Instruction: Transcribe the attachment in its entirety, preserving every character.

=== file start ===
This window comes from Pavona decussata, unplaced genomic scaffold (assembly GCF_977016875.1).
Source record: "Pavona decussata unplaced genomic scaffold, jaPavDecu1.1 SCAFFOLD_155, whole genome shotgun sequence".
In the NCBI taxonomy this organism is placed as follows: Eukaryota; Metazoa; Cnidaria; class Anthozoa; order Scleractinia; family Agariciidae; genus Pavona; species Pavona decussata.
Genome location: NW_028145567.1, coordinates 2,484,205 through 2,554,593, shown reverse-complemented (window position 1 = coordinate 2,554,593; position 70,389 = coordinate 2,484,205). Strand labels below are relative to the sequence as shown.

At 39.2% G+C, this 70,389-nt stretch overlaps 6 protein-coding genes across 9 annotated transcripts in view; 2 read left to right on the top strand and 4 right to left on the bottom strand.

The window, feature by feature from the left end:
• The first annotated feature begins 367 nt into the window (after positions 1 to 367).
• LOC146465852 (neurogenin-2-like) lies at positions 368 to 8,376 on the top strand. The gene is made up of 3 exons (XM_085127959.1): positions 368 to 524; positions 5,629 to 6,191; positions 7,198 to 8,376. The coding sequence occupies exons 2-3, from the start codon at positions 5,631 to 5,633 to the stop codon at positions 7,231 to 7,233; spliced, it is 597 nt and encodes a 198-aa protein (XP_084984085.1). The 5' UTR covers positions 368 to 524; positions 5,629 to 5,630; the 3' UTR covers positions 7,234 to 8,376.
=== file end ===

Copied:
This window comes from Pavona decussata, unplaced genomic scaffold (assembly GCF_977016875.1).
Source record: "Pavona decussata unplaced genomic scaffold, jaPavDecu1.1 SCAFFOLD_155, whole genome shotgun sequence".
In the NCBI taxonomy this organism is placed as follows: Eukaryota; Metazoa; Cnidaria; class Anthozoa; order Scleractinia; family Agariciidae; genus Pavona; species Pavona decussata.
Genome location: NW_028145567.1, coordinates 2,484,205 through 2,554,593, shown reverse-complemented (window position 1 = coordinate 2,554,593; position 70,389 = coordinate 2,484,205). Strand labels below are relative to the sequence as shown.

At 39.2% G+C, this 70,389-nt stretch overlaps 6 protein-coding genes across 9 annotated transcripts in view; 2 read left to right on the top strand and 4 right to left on the bottom strand.

The window, feature by feature from the left end:
• The first annotated feature begins 367 nt into the window (after positions 1 to 367).
• LOC146465852 (neurogenin-2-like) lies at positions 368 to 8,376 on the top strand. The gene is made up of 3 exons (XM_085127959.1): positions 368 to 524; positions 5,629 to 6,191; positions 7,198 to 8,376. The coding sequence occupies exons 2-3, from the start codon at positions 5,631 to 5,633 to the stop codon at positions 7,231 to 7,233; spliced, it is 597 nt and encodes a 198-aa protein (XP_084984085.1). The 5' UTR covers positions 368 to 524; positions 5,629 to 5,630; the 3' UTR covers positions 7,234 to 8,376.